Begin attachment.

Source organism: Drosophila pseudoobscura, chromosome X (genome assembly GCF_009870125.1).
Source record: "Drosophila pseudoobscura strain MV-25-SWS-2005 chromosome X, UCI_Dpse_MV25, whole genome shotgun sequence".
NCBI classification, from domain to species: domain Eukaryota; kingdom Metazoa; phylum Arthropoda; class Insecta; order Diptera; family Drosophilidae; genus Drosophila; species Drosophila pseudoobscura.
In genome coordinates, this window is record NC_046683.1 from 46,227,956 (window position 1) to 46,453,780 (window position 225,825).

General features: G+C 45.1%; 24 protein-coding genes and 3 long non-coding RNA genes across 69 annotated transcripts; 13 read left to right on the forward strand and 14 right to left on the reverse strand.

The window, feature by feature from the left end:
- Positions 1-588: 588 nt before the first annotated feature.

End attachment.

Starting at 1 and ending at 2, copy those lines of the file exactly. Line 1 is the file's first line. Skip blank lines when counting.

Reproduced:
Source organism: Drosophila pseudoobscura, chromosome X (genome assembly GCF_009870125.1).
Source record: "Drosophila pseudoobscura strain MV-25-SWS-2005 chromosome X, UCI_Dpse_MV25, whole genome shotgun sequence".